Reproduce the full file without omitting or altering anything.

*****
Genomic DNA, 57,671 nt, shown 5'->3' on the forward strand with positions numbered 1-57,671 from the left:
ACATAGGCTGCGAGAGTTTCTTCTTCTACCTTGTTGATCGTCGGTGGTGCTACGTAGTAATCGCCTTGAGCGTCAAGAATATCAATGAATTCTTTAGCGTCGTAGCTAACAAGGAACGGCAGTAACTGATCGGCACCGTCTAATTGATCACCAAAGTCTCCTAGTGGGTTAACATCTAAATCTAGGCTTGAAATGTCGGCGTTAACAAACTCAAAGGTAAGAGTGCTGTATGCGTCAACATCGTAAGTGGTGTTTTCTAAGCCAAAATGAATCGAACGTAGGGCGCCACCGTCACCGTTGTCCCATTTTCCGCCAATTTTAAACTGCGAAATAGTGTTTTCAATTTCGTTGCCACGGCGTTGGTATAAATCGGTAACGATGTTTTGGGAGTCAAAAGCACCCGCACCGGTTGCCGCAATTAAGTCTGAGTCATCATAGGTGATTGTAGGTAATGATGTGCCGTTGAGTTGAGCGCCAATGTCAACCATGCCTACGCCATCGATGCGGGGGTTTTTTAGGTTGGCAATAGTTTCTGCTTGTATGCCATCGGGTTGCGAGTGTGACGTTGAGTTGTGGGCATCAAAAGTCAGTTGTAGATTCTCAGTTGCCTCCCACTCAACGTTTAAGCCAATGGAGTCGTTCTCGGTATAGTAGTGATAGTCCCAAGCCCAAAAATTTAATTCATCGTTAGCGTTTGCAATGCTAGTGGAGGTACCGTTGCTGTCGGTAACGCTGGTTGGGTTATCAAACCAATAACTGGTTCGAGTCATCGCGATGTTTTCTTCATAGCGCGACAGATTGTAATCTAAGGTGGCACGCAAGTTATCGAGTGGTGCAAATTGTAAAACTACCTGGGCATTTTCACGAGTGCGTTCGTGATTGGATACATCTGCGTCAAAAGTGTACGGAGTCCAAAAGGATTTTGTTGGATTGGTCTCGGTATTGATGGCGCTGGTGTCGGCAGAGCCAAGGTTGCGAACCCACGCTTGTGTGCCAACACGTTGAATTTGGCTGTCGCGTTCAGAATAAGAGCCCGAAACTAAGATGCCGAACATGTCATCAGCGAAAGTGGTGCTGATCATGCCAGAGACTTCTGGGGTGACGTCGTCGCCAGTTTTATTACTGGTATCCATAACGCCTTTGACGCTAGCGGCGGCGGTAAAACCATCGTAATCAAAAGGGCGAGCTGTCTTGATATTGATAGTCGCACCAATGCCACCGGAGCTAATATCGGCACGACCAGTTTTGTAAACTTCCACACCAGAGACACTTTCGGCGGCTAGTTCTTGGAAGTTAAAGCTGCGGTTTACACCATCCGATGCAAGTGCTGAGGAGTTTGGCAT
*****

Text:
Genomic DNA, 57,671 nt, shown 5'->3' on the forward strand with positions numbered 1-57,671 from the left:
ACATAGGCTGCGAGAGTTTCTTCTTCTACCTTGTTGATCGTCGGTGGTGCTACGTAGTAATCGCCTTGAGCGTCAAGAATATCAATGAATTCTTTAGCGTCGTAGCTAACAAGGAACGGCAGTAACTGATCGGCACCGTCTAATTGATCACCAAAGTCTCCTAGTGGGTTAACATCTAAATCTAGGCTTGAAATGTCGGCGTTAACAAACTCAAAGGTAAGAGTGCTGTATGCGTCAACATCGTAAGTGGTGTTTTCTAAGCCAAAATGAATCGAACGTAGGGCGCCACCGTCACCGTTGTCCCATTTTCCGCCAATTTTAAACTGCGAAATAGTGTTTTCAATTTCGTTGCCACGGCGTTGGTATAAATCGGTAACGATGTTTTGGGAGTCAAAAGCACCCGCACCGGTTGCCGCAATTAAGTCTGAGTCATCATAGGTGATTGTAGGTAATGATGTGCCGTTGAGTTGAGCGCCAATGTCAACCATGCCTACGCCATCGATGCGGGGGTTTTTTAGGTTGGCAATAGTTTCTGCTTGTATGCCATCGGGTTGCGAGTGTGACGTTGAGTTGTGGGCATCAAAAGTCAGTTGTAGATTCTCAGTTGCCTCCCACTCAACGTTTAAGCCAATGGAGTCGTTCTCGGTATAGTAGTGATAGTCCCAAGCCCAAAAATTTAATTCATCGTTAGCGTTTGCAATGCTAGTGGAGGTACCGTTGCTGTCGGTAACGCTGGTTGGGTTATCAAACCAATAACTGGTTCGAGTCATCGCGATGTTTTCTTCATAGCGCGACAGATTGTAATCTAAGGTGGCACGCAAGTTATCGAGTGGTGCAAATTGTAAAACTACCTGGGCATTTTCACGAGTGCGTTCGTGATTGGATACATCTGCGTCAAAAGTGTACGGAGTCCAAAAGGATTTTGTTGGATTGGTCTCGGTATTGATGGCGCTGGTGTCGGCAGAGCCAAGGTTGCGAACCCACGCTTGTGTGCCAACACGTTGAATTTGGCTGTCGCGTTCAGAATAAGAGCCCGAAACTAAGATGCCGAACATGTCATCAGCGAAAGTGGTGCTGATCATGCCAGAGACTTCTGGGGTGACGTCGTCGCCAGTTTTATTACTGGTATCCATAACGCCTTTGACGCTAGCGGCGGCGGTAAAACCATCGTAATCAAAAGGGCGAGCTGTCTTGATATTGATAGTCGCACCAATGCCACCGGAGCTAATATCGGCACGACCAGTTTTGTAAACTTCCACACCAGAGACACTTTCGGCGGCTAGTTCTTGGAAGTTAAAGCTGCGGTTTACACCATCCGATGCAAGTGCTGAGGAGTTTGGCAT